This new test, which costs only £35 per patient, will help doctors to diagnose early cases of oesophageal cancer, a form of throat cancer. Announcing their research at the British Science Festival in Swansea, the researchers said that if follow up studies support the data they have got so far, the test could be available to patients in 5 years.

Professor Gareth Jenkins of Swansea University said, ”The advantage for this kind of approach is that every hospital pathology department has a bank of flow cytometers because they use them for standard blood tests so there wouldn’t be an additional cost.”

Each year 7,000 people die of oesophageal cancer in the UK alone. “Oesophageal cancer has a very poor survival rate, only 15% of patients survive 5 years, so it’s in desperate need of better earlier diagnostic approaches”, says Professor Jenkins. The best treatment is removal of the cancer as early as possible.

Gareth Jenkins, a professor of genetics and Hasan Haboubi, a gastroenterologist and PhD student at the Medical School of Swansea have developed and optimised this blood test for over the past four years and tested it in more than 300 patients.

This new blood test is able to discriminate accurately between cancer patients and healthy patients with at least 80% of the cancer patients being detectable. The test is based on measuring the proportion of red blood cells affected by cancer, which has the advantage that it could be done in primary care rather than in a hospital setting and is much simpler than endoscopy, the most common current diagnostic method.

Professor Jenkins highlights that this method is looking for mutations, because these are the ‘scent’ of cancer’.

“Same as ‘no smoke without fire’, you don’t really get cancer without mutation, it is the consequence of the cancer that we get the high mutation level.”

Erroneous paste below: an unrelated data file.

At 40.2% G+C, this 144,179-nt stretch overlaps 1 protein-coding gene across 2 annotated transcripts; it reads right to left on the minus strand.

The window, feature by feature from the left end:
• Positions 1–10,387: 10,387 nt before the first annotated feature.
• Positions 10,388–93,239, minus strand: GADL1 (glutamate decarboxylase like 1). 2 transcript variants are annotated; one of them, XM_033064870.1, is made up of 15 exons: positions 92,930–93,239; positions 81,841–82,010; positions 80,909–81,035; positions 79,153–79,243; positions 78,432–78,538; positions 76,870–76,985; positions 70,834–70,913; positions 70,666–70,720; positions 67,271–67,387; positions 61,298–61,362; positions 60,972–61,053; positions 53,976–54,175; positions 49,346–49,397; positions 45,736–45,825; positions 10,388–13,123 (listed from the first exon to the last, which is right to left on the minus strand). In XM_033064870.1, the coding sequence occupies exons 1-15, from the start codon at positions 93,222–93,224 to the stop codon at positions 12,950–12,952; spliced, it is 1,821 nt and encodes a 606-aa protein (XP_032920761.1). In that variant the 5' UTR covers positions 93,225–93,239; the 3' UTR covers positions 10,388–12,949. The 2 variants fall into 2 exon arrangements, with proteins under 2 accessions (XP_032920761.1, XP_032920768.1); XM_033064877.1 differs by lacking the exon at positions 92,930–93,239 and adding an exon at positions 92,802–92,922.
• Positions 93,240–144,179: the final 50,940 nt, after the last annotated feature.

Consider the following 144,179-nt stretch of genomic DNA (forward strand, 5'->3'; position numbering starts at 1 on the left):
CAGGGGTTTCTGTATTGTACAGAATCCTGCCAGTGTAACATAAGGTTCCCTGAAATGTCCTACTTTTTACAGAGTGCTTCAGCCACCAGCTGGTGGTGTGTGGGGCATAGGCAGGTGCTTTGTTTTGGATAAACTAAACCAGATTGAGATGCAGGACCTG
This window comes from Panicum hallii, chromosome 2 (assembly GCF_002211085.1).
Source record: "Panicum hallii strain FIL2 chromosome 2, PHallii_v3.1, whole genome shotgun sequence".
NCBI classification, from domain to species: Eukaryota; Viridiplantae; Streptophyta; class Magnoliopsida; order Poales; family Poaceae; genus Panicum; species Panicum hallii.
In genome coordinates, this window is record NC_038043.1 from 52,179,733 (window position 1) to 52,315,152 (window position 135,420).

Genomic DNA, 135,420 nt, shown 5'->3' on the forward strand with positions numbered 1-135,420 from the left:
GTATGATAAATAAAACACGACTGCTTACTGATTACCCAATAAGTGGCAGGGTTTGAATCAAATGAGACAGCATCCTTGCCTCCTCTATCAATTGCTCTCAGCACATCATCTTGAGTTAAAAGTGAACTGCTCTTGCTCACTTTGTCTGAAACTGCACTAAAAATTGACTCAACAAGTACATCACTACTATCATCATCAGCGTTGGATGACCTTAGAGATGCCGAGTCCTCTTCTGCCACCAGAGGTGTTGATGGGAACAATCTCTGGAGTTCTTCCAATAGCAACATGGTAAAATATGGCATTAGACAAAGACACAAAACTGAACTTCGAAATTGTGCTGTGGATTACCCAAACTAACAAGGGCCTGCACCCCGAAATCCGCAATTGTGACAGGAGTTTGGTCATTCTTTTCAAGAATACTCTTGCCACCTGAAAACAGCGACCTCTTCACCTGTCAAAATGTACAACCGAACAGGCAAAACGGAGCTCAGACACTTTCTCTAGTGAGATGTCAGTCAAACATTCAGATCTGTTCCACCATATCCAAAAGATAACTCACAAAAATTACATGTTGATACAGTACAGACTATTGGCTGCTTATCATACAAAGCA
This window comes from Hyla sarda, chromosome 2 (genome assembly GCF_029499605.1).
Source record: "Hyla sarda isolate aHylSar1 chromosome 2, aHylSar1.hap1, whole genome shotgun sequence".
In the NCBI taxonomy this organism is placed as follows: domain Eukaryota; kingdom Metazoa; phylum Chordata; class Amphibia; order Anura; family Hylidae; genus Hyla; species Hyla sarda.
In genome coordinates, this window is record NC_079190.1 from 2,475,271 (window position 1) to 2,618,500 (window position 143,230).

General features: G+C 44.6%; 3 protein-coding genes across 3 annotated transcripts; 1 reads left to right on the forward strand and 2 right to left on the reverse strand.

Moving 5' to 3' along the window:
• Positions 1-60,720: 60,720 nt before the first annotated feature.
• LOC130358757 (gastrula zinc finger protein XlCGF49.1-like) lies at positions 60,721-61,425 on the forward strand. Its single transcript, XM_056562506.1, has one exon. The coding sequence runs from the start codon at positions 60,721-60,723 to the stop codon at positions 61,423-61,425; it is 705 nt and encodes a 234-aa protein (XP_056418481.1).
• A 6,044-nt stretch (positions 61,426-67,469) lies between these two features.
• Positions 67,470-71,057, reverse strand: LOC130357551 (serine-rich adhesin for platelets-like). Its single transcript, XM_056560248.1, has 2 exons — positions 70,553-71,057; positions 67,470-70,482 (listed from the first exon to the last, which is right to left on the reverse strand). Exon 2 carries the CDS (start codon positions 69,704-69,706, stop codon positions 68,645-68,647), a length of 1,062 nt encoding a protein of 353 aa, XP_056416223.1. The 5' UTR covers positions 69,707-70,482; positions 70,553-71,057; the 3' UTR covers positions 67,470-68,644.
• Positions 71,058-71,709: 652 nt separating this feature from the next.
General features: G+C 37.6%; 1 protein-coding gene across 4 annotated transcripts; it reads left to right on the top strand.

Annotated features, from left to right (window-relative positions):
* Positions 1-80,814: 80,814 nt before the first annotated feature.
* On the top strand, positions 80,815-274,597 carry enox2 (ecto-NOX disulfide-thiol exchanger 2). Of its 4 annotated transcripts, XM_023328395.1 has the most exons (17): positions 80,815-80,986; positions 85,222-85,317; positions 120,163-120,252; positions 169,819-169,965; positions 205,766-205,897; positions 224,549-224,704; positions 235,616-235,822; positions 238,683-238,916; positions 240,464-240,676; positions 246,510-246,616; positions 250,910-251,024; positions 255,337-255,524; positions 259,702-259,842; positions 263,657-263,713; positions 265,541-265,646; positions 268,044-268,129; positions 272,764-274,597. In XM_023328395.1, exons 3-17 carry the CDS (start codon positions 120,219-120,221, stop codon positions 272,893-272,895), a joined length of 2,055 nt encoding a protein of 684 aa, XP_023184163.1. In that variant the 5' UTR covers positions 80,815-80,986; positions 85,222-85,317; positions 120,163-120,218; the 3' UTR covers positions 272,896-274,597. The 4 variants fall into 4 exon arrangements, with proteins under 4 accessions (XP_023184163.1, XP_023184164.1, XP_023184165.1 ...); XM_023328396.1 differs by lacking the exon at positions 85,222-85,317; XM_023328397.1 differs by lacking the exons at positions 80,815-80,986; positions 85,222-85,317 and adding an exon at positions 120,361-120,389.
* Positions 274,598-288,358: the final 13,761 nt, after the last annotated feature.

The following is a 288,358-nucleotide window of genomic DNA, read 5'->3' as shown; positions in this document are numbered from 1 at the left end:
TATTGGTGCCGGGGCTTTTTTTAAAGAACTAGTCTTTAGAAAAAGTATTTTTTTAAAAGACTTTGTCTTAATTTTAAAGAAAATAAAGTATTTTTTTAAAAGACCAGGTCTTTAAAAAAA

On the other hand, just like a smoke detector may go off when there is no fire, this test may also detect mutations that are a result of other influences or conditions.

“It’s better to have some false positives than having lots of false negatives if you want to test and detect something early, that might cause someone to go for further tests,” argues Professor Jenkins.

Healthy red blood cells have sugary proteins on their surface that anchor cell recognition proteins similarly to Velcro. The numbers of healthy red blood cells are counted by measuring fluorescent light coming out of specific dyes used to stain these anchors. The diagnosis is possible because oesophageal cancer causes a mutation on the surface of red blood cells. The effect of which is that the anchors are lost in mutated cells. Consequently, they will not be stained with the fluorescent dyes and so the proportion of mutated cells can be effectively measured.

“The mutation we study removes this Velcro and without the Velcro being present you don’t get the cell surface markers present”, explains Professor Jenkins.

The researchers say this new test is a benefit not only to cancer patients but also pre-cancer patients, because it will help detect patients with pre-disposition to later developing cancer.

Dr Haboubi highlights that “these pre-cancer patients almost definitely would develop [oesophageal] cancer” so it can become very important in improving survival rates by early diagnosis.

Dr Petra Szilagyi is an Axa Media Fellow, placed at Nature News. She is a Senior Lecturer at the Department of Pharmaceutical, Chemical & Environmental Sciences at the University of Greenwich.